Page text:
Intellectual Property Rights and the Rights of the Poor

Concomitantly, such restrictions lead not only to a lack of access to research information in developing countries but also to a lack of motivation within these countries to further conduct research and development for the benefit of the local community and also of worldwide community. Ultimately, the body of human knowledge and development is restricted in this way.
This point has been made by a variety of experts in the field. Dugie Standeford1, for example, cites the statements of Professors Joseph Stiglitz and John Sulston2 in this regard. According to these academics, the current patent system is to be criticized for the way in which it restricts rather than disseminates information. Furthermore, it also stifles the development of science and innovation, particularly involving professionals and other great minds from developing countries.
Standeford distinguishes between physical property rights and IP regimes. Whereas physical property can be restricted in terms of benefits to others, an intangible phenomenon such as knowledge cannot be so restricted. IP regimes, however, attempts to do precisely this. Although some believe that IP regimes drive innovation by means of protecting the rights of the innovator, others hold that the pace of science is impeded by the danger of lawsuits as a result of any new innovations. Furthermore, the expense of building upon existing knowledge is simply not possible for some of the most worthy scientists residing in poorer countries. This leads to monopolies on bodies of knowledge, which puts it in the hands of the privileged few, while those who might truly benefit have no access or means to further the existing research. In addition, Standeford makes the point that private and social returns are not in accord in terms of IP regimes. This, for example, restricts the benefits that citizens may gain from research to the rich, whereas the poor are marginalized and restricted from benefits, particularly in the medical field. Standeford mentions the Human Genome Project3 in this regard.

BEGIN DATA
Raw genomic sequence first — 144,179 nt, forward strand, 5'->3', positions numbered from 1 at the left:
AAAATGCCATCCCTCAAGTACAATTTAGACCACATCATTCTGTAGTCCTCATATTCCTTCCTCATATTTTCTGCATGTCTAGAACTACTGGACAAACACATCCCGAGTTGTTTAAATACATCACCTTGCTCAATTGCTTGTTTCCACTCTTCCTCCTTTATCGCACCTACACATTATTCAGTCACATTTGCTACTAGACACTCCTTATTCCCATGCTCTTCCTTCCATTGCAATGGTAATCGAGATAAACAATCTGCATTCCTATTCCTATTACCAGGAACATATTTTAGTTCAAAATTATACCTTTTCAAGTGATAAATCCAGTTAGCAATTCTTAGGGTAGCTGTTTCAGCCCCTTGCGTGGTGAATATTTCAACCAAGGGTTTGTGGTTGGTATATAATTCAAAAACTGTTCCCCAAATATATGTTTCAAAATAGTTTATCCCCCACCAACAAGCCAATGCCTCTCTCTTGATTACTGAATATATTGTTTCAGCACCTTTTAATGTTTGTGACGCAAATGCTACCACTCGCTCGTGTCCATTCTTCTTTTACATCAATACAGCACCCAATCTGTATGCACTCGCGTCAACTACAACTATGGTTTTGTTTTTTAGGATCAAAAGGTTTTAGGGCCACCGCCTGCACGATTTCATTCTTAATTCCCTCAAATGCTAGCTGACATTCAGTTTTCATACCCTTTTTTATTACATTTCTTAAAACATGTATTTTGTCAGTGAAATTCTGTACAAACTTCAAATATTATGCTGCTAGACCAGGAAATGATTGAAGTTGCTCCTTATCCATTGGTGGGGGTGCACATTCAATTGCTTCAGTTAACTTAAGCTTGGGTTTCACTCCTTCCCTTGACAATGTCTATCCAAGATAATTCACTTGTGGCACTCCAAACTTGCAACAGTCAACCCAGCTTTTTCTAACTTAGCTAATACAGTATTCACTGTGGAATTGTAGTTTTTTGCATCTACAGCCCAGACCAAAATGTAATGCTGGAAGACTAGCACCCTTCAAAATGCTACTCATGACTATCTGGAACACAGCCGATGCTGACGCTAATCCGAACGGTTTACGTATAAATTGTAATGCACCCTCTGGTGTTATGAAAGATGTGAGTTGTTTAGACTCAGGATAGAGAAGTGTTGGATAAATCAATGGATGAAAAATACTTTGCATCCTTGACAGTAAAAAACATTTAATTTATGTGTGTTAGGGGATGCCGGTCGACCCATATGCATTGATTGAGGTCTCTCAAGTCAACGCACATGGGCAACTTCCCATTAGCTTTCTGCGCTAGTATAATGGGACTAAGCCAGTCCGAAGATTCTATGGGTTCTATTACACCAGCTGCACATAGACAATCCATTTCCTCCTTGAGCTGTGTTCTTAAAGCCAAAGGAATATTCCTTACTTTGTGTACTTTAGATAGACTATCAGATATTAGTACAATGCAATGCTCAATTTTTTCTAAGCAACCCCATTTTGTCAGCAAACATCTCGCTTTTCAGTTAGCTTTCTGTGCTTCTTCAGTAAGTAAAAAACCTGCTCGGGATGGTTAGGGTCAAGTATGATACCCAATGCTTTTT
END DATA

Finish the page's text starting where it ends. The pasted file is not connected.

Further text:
In general, Standeford’s point is that the gap between the rich and the poor is widening on both the local and the global scale as a result of IP regimes.&nbsp. &nbsp.